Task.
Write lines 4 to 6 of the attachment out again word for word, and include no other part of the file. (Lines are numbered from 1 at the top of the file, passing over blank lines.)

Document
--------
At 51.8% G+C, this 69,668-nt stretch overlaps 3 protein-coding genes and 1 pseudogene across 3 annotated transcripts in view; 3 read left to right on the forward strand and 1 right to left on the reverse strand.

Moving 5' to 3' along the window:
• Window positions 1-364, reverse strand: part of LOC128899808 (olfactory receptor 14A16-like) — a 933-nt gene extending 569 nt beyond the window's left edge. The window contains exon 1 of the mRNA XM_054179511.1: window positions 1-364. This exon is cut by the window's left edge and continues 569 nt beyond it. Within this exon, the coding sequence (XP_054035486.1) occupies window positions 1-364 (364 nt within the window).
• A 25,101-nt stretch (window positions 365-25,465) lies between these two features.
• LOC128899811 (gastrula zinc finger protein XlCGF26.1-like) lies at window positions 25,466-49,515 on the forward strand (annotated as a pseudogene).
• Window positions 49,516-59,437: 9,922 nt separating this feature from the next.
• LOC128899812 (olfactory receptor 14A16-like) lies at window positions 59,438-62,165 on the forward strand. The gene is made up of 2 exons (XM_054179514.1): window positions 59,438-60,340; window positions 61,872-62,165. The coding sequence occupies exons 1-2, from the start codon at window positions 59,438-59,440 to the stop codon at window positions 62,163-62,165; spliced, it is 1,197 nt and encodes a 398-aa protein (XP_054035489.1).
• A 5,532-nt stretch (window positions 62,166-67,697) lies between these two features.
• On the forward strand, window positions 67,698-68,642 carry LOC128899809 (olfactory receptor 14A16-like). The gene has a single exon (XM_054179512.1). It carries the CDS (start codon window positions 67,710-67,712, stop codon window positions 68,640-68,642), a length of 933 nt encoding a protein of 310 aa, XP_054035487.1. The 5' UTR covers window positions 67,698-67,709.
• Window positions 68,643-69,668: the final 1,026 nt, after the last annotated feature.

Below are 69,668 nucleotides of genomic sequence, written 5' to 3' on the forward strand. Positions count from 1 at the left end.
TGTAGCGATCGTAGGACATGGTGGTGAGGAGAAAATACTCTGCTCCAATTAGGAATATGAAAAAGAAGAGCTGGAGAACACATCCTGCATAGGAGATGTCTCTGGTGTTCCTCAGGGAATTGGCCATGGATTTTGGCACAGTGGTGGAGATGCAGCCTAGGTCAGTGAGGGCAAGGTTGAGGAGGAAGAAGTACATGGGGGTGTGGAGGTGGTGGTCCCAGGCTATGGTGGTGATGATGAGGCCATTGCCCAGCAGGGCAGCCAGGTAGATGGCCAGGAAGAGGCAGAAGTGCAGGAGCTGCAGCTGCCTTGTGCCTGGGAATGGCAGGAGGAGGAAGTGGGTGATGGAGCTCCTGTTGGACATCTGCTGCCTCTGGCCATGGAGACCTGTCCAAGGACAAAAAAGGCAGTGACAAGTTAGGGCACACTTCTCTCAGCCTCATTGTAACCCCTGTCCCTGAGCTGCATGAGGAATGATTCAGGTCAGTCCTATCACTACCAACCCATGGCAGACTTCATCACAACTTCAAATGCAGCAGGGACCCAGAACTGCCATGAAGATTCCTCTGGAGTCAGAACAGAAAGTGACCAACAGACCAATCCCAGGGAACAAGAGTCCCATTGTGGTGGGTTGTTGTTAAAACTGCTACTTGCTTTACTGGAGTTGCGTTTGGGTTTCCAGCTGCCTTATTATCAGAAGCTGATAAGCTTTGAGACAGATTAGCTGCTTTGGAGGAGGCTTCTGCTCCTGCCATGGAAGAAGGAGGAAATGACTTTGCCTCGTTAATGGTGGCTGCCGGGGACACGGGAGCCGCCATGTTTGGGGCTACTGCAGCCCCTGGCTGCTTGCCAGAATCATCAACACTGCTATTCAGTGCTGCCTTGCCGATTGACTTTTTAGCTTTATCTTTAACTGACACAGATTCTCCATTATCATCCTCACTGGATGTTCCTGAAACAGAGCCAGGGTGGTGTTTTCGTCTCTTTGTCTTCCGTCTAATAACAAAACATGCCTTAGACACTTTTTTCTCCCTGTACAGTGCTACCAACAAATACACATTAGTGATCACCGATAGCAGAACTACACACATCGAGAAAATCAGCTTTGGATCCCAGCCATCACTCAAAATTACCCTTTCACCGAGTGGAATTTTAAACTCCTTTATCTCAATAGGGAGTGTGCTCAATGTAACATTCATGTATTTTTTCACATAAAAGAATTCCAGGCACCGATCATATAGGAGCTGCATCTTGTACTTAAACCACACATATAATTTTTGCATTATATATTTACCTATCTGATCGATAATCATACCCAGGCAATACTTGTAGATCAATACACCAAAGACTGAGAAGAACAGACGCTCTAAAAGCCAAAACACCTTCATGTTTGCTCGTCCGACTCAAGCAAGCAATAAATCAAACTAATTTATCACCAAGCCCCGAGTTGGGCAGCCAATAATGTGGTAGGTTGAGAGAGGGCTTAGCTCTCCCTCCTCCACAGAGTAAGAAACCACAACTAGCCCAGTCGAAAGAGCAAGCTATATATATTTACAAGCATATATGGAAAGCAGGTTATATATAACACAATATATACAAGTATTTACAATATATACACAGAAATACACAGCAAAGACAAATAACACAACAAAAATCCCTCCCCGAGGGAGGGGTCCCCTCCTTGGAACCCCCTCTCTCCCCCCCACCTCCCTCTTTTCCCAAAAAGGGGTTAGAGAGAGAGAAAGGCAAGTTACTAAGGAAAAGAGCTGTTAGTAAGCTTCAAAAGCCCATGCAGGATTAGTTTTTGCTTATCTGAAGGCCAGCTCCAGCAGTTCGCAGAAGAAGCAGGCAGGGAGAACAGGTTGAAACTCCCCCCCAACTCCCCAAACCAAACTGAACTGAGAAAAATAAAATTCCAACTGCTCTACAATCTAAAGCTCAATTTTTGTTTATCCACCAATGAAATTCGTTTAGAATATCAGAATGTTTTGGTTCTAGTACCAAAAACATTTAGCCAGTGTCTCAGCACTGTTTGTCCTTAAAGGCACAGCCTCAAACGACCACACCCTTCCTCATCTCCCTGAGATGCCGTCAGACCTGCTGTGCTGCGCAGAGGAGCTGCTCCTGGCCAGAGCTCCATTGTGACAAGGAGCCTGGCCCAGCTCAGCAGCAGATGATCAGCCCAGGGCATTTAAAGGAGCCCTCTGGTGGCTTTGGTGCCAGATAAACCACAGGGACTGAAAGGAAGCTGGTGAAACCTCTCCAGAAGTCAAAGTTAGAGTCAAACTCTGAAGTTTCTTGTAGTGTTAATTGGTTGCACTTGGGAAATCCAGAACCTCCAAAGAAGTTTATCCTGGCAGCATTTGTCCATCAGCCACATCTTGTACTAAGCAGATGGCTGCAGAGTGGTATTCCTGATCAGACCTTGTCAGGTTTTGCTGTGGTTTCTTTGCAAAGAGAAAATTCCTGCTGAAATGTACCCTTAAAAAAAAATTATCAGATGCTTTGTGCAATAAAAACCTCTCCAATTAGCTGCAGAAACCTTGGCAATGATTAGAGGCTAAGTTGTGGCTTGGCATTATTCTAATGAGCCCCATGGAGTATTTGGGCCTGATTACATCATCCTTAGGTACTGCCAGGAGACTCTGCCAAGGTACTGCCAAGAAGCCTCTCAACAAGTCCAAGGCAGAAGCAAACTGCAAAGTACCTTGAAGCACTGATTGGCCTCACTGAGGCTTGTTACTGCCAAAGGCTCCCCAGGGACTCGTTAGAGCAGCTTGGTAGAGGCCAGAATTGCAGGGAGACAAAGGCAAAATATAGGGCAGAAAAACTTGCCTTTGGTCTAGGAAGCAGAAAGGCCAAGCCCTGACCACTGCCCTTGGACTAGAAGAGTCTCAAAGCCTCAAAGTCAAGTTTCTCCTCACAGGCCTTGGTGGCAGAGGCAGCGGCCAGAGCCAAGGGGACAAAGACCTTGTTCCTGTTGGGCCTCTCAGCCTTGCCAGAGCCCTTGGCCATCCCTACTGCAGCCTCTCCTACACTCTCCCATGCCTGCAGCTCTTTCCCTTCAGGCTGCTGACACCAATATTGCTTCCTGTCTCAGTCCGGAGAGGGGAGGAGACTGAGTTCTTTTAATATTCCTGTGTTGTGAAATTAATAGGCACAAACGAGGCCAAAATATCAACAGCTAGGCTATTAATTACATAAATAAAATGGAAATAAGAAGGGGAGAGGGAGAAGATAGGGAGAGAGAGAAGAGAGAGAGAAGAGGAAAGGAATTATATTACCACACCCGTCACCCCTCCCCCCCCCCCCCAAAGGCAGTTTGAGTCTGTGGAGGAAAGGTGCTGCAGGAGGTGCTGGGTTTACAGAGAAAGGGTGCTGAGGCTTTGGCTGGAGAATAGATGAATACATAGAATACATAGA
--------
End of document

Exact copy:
• A 25,101-nt stretch (window positions 365-25,465) lies between these two features.
• LOC128899811 (gastrula zinc finger protein XlCGF26.1-like) lies at window positions 25,466-49,515 on the forward strand (annotated as a pseudogene).
• Window positions 49,516-59,437: 9,922 nt separating this feature from the next.